While anti-drug PSAs still encourage parents to talk to their teens about drugs before someone else does, a recent study suggests there's another high-risk population: those teens' grandparents.
More and more people in their 60's are reliving the 60's, and going back to the drug of their youth.
The study found that, since 2006, marijuana use has increased significantly among adults 50 and up. A decade ago, roughly 4.5 percent of people 50 to 64, and 0.4 percent of seniors 65 and up, had used marijuana in the past year. By 2013, those numbers had increased to 7.1 percent and 1.4 percent, respectively.
In percentage terms, marijuana use among 50- to 64-year-olds increased by 57.8 percent, while among seniors ages 65 and up, it ballooned by a whopping 250 percent.
The study, based on over 45,000 responses to the National Survey on Drug Use and Health, isn't the first to note that marijuana use is increasing rapidly among older adults. But it digs more deeply into the demographics of older Americans' marijuana use, uncovering some interesting findings.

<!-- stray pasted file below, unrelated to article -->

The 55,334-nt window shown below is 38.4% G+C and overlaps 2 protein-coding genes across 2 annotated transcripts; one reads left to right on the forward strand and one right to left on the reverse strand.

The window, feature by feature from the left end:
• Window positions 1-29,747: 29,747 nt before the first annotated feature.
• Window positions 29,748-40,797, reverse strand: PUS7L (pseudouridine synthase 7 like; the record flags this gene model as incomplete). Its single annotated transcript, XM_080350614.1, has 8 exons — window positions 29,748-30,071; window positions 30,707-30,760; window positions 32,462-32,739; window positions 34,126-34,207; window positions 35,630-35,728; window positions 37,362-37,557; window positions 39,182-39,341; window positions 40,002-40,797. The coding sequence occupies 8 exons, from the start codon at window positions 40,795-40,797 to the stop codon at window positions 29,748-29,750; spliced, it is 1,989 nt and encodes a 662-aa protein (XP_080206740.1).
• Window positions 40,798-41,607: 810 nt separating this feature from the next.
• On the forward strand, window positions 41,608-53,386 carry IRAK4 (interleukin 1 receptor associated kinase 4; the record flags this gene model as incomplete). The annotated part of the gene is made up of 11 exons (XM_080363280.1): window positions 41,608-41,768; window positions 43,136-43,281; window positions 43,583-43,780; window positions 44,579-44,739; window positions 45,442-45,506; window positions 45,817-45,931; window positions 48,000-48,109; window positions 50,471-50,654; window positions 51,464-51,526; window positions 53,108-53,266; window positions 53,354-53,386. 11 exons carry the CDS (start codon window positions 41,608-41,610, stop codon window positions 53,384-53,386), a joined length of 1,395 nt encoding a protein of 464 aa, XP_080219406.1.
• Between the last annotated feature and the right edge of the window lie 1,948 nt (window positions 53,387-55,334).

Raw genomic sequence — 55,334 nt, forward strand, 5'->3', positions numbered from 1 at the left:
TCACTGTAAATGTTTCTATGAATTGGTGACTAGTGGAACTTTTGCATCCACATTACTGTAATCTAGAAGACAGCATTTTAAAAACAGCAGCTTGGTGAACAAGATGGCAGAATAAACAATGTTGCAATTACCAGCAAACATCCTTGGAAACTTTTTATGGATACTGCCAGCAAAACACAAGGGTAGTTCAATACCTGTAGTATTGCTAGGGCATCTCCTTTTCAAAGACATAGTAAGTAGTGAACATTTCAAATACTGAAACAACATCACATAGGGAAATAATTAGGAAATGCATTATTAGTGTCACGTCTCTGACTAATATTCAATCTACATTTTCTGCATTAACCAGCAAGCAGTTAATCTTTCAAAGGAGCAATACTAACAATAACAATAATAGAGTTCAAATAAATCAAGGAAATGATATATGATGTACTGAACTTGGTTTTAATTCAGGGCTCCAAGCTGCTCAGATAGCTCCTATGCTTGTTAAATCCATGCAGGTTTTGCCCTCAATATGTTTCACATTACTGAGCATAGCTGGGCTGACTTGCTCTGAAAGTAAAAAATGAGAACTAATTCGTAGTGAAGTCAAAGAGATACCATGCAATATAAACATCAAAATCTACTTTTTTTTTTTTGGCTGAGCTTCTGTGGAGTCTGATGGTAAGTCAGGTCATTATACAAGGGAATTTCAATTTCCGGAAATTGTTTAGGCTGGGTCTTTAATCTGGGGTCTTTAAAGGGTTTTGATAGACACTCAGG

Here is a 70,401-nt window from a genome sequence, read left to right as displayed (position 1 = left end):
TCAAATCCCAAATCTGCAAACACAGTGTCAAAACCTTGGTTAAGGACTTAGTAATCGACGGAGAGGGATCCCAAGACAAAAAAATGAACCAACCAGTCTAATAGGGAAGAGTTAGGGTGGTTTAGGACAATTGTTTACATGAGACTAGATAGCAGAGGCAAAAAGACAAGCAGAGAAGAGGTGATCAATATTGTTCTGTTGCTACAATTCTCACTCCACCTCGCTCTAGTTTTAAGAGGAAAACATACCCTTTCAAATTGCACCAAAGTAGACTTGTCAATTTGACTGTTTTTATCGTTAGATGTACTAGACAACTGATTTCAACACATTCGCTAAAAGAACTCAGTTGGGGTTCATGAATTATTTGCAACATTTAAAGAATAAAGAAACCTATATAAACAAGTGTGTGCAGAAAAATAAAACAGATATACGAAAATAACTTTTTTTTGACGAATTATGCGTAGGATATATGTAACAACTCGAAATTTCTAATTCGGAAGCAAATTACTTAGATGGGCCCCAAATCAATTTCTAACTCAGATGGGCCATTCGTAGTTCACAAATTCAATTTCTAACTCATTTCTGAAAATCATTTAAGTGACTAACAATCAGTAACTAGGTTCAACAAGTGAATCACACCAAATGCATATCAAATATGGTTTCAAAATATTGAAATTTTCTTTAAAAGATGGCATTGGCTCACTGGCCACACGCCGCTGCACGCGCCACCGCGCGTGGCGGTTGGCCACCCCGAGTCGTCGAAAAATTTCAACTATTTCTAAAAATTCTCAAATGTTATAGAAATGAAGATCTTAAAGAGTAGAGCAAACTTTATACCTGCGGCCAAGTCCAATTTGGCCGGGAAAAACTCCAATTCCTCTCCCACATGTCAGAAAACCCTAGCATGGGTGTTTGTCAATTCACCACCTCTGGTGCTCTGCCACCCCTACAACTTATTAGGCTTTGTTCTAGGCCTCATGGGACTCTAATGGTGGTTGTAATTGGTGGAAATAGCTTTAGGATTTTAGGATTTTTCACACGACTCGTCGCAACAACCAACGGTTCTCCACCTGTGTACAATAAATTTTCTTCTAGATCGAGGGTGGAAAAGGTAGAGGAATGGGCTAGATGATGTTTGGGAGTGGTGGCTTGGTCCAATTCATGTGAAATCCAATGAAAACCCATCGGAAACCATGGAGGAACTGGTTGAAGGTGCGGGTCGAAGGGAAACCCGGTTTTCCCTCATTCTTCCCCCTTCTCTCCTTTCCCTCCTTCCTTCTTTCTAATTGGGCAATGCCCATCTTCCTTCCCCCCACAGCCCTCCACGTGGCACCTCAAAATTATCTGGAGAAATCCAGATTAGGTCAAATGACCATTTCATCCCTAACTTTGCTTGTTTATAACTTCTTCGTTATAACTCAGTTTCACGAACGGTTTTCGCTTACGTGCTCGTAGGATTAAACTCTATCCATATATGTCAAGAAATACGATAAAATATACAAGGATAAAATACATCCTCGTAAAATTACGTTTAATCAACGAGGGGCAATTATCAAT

Among the 50 and older set, white (5.1 percent) and black (5.1 percent) Americans are more likely to smoke pot than Hispanics (2.6 percent). Older adults with less than a high school education (5.1 percent) or with less than $20,000 in income (5.4 percent) use marijuana more than average (4.8 percent).
One area of potential concern is the correlation between marijuana use and mental health issues among older adults. Among those 50 and older, people who have had depression (11.4 percent) or anxiety in the past year (9.0 percent) are much more likely to smoke marijuana than average.
Given the widespread prevalence of medical marijuana laws, some seniors may be turning to marijuana to treat the ailments of old age.